A group of local business and government leaders, along with several others, filed lawsuits in Chelan and Douglas counties Friday seeking to strip Gov. Jay Inslee of his COVID-19 emergency powers and lift restrictions imposed under his Stay Home, Stay Healthy orders.
The lawsuits, filed in Chelan and Douglas County Superior Courts, claim Inslee was granted the emergency powers when there were fears the COVID-19 pandemic would create a surge of cases that would overwhelm hospitals and other health care facilities.
That concern never materialized in Chelan and Douglas counties and no current modeling of the pandemic indicates that it will in the future, the suit says.
The lawsuits are two of several that have been filed in the state seeking to overturn restrictions imposed by Inslee during the pandemic. Bainbridge Island Attorney Joel Ard, filed both lawsuits in Douglas and Chelan counties, and also represents plaintiffs in several of the earlier suits.
Ard claims Inslee has unconstitutionally changed the terms of his emergency declaration.
The Chelan and Douglas County lawsuits don’t seek monetary relief but cite financial, emotional and spiritual losses each of the plaintiffs have suffered under Inslee’s order.
In Chelan County, the 30 plaintiffs include four members of the Wenatchee City Council; lead plaintiff Jose Cuevas, Ruth Esparza, Linda Herald and Travis Hornsby.
All three Douglas County Commissioners are among the nine plaintiffs in that county’s lawsuit, including lead plaintiff Dan Sutton, Mark Straub and Kyle Steinberg.
In the Chelan County suit, Cuevas said income from his insurance business has been nonexistent, as has the income from his wife’s business, Adis Salon, during the Stay Home, Stay Healthy restrictions.
Another plaintiff, Rachelle Johnson, owner of The Inner Circle Gym, said she had to shut down her business after three months of operation, lost her evening job and “has yet to receive a penny of unemployment.”
She said she must be able to open her gym immediately in order to survive.
Herald said her business, KCSY FM radio, is down 50 percent “and if the Stay at Home Order stays in effect much longer, she and her husband will lose the business.”
Former state Rep. Cary Condotta also is a plaintiff in the Chelan County lawsuit. Condotta hosts the program “The 12th District” on NCWLIFE and also works as an account executive at the station.
In Douglas County, Sutton cited the closure of his restaurant, The Cottage Inn.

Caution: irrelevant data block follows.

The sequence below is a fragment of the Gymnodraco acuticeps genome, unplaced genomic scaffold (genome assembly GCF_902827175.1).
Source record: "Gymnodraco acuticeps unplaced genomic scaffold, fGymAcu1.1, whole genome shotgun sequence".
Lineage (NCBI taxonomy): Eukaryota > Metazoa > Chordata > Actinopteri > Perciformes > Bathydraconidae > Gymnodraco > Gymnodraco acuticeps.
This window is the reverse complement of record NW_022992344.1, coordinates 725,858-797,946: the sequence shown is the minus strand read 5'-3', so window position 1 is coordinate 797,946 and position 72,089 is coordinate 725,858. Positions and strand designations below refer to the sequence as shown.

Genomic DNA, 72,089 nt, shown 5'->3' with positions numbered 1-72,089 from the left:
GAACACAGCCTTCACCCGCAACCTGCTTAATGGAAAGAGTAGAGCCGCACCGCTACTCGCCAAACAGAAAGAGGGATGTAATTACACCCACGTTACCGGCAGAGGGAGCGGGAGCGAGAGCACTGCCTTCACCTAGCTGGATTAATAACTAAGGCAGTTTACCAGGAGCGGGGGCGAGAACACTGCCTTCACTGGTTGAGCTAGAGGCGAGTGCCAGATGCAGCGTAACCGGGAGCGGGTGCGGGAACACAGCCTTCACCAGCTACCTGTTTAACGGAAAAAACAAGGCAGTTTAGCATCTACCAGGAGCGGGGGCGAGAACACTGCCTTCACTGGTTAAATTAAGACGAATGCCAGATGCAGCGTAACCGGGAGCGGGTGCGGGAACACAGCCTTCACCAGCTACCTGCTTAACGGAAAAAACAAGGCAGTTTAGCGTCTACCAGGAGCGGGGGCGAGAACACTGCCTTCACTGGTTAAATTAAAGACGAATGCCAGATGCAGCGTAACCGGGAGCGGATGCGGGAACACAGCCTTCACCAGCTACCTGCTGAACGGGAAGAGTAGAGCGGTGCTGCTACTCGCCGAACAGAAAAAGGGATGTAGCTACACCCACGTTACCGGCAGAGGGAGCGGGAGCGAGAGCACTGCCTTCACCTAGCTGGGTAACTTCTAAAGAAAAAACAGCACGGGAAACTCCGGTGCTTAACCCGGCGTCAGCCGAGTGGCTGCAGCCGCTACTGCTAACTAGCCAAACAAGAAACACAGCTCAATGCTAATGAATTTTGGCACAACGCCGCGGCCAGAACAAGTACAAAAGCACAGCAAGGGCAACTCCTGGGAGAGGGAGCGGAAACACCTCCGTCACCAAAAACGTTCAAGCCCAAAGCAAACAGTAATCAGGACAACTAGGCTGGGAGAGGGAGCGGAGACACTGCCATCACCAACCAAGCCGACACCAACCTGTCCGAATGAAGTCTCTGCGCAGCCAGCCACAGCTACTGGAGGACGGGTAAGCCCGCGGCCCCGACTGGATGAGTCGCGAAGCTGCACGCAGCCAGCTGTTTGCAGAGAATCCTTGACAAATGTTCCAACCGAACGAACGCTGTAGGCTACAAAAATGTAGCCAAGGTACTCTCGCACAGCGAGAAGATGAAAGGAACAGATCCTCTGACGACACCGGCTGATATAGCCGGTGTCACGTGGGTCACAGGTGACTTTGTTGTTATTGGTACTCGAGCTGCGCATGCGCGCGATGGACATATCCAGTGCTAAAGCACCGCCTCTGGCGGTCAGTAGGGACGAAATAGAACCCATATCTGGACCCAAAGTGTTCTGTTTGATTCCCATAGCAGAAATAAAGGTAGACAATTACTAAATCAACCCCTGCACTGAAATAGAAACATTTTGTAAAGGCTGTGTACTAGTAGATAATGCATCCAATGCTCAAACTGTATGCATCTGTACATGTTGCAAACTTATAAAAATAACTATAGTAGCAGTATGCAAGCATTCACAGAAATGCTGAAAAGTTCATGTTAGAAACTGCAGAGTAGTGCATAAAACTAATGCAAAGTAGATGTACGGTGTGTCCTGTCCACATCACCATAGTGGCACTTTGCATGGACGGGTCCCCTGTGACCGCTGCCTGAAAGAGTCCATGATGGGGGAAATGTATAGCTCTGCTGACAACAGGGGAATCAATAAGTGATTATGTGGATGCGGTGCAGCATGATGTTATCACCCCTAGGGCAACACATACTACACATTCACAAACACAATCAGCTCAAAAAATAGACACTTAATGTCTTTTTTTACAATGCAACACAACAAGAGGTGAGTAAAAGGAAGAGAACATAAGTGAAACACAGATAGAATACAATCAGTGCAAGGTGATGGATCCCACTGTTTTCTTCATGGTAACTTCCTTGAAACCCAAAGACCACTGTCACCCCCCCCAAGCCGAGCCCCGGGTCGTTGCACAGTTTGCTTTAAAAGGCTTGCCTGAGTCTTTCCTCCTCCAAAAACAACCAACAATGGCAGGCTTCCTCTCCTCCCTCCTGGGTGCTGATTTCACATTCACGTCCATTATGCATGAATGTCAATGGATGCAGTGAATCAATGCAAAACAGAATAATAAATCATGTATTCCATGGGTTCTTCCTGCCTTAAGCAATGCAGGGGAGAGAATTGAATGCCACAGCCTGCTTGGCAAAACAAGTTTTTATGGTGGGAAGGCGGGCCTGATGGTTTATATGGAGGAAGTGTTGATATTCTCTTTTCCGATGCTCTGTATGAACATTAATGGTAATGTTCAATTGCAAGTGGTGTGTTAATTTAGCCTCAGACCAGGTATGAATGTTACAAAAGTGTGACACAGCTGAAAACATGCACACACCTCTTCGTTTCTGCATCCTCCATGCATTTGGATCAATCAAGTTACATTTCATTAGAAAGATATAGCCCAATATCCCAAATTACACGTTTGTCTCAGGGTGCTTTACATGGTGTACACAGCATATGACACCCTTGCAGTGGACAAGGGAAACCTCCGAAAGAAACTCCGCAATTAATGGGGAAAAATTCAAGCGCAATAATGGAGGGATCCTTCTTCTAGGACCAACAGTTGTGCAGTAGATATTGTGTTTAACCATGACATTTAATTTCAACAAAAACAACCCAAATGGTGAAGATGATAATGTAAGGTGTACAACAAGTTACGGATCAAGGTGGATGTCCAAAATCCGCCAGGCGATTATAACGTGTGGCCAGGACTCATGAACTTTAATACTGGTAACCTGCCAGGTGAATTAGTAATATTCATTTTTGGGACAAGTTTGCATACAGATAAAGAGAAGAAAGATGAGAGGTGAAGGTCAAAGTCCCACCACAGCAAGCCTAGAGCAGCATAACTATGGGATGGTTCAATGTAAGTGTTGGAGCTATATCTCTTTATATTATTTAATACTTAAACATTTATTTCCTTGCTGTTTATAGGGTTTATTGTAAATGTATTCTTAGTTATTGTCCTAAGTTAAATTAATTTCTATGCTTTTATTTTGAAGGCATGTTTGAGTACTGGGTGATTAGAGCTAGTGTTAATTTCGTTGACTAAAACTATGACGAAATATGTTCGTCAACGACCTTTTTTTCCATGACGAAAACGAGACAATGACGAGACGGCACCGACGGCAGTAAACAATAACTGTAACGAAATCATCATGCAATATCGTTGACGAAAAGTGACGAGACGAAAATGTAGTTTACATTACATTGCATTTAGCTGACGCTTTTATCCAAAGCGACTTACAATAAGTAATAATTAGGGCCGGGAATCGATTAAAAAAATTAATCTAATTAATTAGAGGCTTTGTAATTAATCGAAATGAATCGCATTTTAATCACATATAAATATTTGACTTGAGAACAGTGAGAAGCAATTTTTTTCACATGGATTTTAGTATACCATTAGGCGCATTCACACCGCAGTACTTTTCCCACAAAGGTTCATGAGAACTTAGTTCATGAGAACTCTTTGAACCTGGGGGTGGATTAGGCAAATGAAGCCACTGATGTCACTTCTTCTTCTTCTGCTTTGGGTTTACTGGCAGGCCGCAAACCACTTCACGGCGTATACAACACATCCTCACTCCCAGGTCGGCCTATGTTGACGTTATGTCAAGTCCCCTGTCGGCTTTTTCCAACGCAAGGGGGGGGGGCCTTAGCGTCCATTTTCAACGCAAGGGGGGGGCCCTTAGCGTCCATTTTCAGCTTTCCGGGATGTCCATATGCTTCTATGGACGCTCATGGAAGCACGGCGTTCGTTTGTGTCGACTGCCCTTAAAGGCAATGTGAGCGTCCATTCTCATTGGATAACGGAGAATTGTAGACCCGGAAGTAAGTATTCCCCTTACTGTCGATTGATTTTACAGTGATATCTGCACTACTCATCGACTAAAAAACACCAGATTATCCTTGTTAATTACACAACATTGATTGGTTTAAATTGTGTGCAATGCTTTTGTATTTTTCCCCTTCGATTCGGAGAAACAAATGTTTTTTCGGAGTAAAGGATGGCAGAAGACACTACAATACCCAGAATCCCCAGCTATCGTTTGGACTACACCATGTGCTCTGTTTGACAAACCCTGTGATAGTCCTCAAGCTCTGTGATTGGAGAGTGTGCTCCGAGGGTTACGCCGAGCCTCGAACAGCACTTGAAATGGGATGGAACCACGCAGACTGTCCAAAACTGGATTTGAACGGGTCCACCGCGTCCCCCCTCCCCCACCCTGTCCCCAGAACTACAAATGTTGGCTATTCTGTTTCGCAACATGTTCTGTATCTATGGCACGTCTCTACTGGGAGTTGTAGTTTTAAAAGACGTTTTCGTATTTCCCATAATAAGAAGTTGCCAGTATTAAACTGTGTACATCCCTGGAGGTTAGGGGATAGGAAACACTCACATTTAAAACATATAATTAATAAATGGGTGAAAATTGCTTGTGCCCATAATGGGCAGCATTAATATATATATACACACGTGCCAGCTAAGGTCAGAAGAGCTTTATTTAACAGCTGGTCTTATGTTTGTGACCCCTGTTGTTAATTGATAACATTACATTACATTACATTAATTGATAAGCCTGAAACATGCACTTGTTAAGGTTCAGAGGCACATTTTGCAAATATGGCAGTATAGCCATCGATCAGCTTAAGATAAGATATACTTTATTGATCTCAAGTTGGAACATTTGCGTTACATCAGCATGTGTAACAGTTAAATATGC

Though at the time he said there also were other reasons for closing the 80-year-old business, in the suit Sutton says “when the stay at home order was extended to the exclusion of the busy Memorial Day Weekend it was the final blow to the business.”
Steinberg said he has been able to retain all the employees at his business, Wenatchee Body and Fender, thanks to a loan from the federal Payroll Protection Program. But at the end of the loan-forgiveness period he will need to let employees go unless there is a significant increase in business, he said.
Steinberg said he has seen “an extraordinarily high number of customers who are not able to afford the deductible because they recently became unemployed or experienced a serious loss in income.”
Plaintiff Jim Walker, owner of Lone Pine Fruit and Espresso north of Orondo, said if more time passes under Inslee’s restrictions “the outcome will be catastrophic” to his business.
Another plaintiff, Jesse Rains, owner of Joe’s East Sports Bar & Grill in East Wenatchee, said if he is unable to open up for Memorial Day weekend “the financial harm will be catastrophic and likely to cause the failure of his business.”
It is unclear if the lawsuits filed here or across the state will have any immediate impact on Inslee’s ability to continue his emergency orders. If the suits receive favorable rulings from local judges, the state would almost certainly appeal those rulings in Washington’s higher courts.
Unless the legal process is significantly expedited, that could take weeks.
Former Republican Attorney General Rob McKenna, who ran against Inslee for governor in 2012, told KOMO TV Friday that he believes Inslee is acting within his legal rights.
Inslee has a four-phased plan for the gradual reopening of much of the state. So far, 25 of Washington’s counties have either moved to, or are eligible to apply to move to, Phase 2 of that plan.
Phase 2 allows the reopening of many professional services, retail businesses and restaurants, though with restrictions.
Douglas and Chelan counties remain in Phase 1. The counties submitted a request this month to restart much of the local economy but that request was rejected by the state.
It is expected the two counties will be able to move to Phase 2 on June 1 under Inslee’s timelines announced earlier, but that is not certain.
During a news conference this week in which Inslee announced additional counties added to the Phase 2 list, he also cited the number of positive coronavirus cases per 100,000 residents over the past 14 days as a factor in his decisions.
Chelan and Douglas counties do not meet Inslee’s criteria under those standards.
In fact, Chelan County has seen a spike in positive COVID-19 tests just this week. On Wednesday, the Chelan-Douglas Health District reported there were 11 new cases, then six more on Friday, and 13 more in the Saturday report.
The health district said the 11 new cases Wednesday “were not related to any specific testing effort or identified cluster.” Details on the Saturday report were not immediately available.
As of Saturday morning, Chelan has had 208 COCID-19 cases and six deaths. Douglas County has had 147 positive tests and three deaths.